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Brown Speckled Porcelain Ewer by Changsha Kiln in Tang Dynasty

Height: 22.2cm; Diameter at Mouth: 11.5cm; Diameter at Bottom: 15.8cm

Salvaged from a sunken wreck “Black Stone” in Billiton, Indonesia

Salvaged from the "Black Stone" in about 1998, this porcelain ewer, flaring opening with a big mouth, a short neck and three semi-circulars handles, is decorated with brown speckled date palm patterns beneath the spout and handles. The color of light pink coated with white engobe at the bottom presents a striking contrast to that of the rest part of the ewer. It is in thorough even and bright brown glaze except the bottom. Well-preserved porcelain ware by Changsha Kiln is seldom seen, not to mention such a shining one.

"Black Stone", an Arabian merchant ship in the late Tang Dynasty sinking around 826BC, was found by Indonesian fishermen in 1998 and has been salvaged by a German firm from 1998 to 2001. Later, all objects as well as the sunken ship itself were collected by Sentosa, Singapore. 

Brown Speckled Porcelain Ewer in Green Blaze with Date Palm Patterns from “Black Stone” in the collection of Hunan Provincial Museum is different from that of Green Glazed and Brown Colored Porcelain Ware with Poems and Colorful Patterns for the reason that it was produced for export. 

The date palm decorated beneath the spout and handles are actually the fruit grown on high trees commonly seen in Arab Area, which indicates the blend of cultures between East Asia and West Asia at that time.

Brown Colored Porcelain Ewer in Green Glaze with a Poem by Changsha Kiln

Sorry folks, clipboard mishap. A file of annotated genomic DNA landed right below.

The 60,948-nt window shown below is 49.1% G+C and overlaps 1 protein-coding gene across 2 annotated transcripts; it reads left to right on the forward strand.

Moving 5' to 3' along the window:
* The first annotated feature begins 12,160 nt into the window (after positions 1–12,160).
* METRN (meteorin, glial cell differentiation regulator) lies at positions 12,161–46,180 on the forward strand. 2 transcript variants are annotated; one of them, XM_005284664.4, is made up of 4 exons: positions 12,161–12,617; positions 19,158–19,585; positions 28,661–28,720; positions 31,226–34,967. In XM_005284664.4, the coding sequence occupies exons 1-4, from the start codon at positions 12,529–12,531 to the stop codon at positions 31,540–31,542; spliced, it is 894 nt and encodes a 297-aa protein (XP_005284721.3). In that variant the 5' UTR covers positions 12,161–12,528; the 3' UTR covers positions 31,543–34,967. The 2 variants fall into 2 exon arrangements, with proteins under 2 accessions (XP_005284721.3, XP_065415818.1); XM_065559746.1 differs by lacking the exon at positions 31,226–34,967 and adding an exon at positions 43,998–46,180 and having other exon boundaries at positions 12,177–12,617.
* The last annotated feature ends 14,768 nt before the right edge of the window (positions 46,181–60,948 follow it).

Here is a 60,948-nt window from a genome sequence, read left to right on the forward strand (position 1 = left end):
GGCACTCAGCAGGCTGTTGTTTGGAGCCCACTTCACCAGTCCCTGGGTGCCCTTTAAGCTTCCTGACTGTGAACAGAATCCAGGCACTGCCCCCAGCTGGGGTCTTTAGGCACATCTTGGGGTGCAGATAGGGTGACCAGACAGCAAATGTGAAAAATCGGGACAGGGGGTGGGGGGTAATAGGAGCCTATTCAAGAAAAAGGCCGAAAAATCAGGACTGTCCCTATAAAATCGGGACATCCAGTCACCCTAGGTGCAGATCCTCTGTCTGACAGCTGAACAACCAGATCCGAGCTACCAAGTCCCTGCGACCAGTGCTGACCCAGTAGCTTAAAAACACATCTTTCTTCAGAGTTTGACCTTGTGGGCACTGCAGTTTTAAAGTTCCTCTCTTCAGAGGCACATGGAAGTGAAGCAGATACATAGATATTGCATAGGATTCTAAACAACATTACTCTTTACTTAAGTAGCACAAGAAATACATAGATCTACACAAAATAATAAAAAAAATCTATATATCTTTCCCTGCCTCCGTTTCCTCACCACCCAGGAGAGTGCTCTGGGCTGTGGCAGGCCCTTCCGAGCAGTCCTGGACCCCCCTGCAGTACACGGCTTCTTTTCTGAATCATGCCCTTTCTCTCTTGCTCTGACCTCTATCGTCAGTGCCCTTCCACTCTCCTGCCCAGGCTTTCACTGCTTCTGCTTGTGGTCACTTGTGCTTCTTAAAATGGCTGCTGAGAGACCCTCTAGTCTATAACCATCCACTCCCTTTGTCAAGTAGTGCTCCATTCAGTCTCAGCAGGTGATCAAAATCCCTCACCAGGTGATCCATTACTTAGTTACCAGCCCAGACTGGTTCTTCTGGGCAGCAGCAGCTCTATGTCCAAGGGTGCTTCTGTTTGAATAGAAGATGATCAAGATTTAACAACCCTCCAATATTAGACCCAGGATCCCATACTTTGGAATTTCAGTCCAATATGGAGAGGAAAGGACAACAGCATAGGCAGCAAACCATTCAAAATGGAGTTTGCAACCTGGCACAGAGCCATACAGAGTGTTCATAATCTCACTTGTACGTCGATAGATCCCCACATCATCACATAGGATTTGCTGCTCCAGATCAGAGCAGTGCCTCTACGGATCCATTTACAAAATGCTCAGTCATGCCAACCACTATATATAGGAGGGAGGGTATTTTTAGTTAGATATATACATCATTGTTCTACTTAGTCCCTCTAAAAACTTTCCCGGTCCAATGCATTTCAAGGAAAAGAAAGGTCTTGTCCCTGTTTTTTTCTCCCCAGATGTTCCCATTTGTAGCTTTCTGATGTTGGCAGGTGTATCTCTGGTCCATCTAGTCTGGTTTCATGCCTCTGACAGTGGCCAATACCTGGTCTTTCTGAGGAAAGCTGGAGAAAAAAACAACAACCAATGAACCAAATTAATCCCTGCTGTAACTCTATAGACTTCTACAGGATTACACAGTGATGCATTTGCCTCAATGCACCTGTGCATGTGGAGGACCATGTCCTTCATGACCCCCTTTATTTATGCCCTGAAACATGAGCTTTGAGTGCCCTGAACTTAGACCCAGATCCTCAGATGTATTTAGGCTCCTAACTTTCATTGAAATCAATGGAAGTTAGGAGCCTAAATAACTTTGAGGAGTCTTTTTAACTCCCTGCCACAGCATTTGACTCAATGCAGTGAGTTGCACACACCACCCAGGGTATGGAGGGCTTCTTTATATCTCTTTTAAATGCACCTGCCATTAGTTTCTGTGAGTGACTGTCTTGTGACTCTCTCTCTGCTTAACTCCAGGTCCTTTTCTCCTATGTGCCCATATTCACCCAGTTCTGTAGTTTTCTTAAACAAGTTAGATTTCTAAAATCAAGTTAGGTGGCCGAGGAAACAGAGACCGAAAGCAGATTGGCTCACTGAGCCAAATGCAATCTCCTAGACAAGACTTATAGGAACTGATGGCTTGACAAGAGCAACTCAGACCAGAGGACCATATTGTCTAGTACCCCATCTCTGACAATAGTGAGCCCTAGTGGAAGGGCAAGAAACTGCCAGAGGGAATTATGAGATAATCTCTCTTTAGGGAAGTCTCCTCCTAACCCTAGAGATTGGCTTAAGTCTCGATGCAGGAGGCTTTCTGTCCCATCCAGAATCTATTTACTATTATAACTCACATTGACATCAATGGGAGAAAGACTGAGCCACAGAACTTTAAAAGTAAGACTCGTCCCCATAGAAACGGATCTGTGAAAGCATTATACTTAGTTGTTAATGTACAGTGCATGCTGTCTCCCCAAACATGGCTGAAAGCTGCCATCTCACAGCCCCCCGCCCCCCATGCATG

From the collection of Hunan Provincial Museum


Using Clay to Make Utensils: Changsha Kiln

The kiln is called the Changsha Kiln because its site is near the Shizhu Lake of the Shutang village, which is subordinate to the Wangcheng County, Changsha City. It developed rapidly after the Mid-Tang period, and declined during the period of the Five Dynasties. As for the height of its prosperity, there is a vivid description in “Shizhu” by a Hunan poet named Li Qunyu:

      Using clay to make utensils,
      Setting big trunks on fire;
      The flame tints the river red.
      The smoke blends into Dongting clouds;
      Coal ashes pervade all around,
      The sounds transmit into the remote;
      The ground was excavated here and there,
      There are big holes all over.

The Changsha Kiln products, which have novel figures and all kinds of decorations, sold well at home and abroad, even as far as to the area of Western Asia. The main feature of those products is to put colored drawings and some corresponding poems under the glazes. The Changsha Kiln had a great influence on the development of the decorative porcelain and the blue-and-white porcelain of the Song and Yuan Dynasties.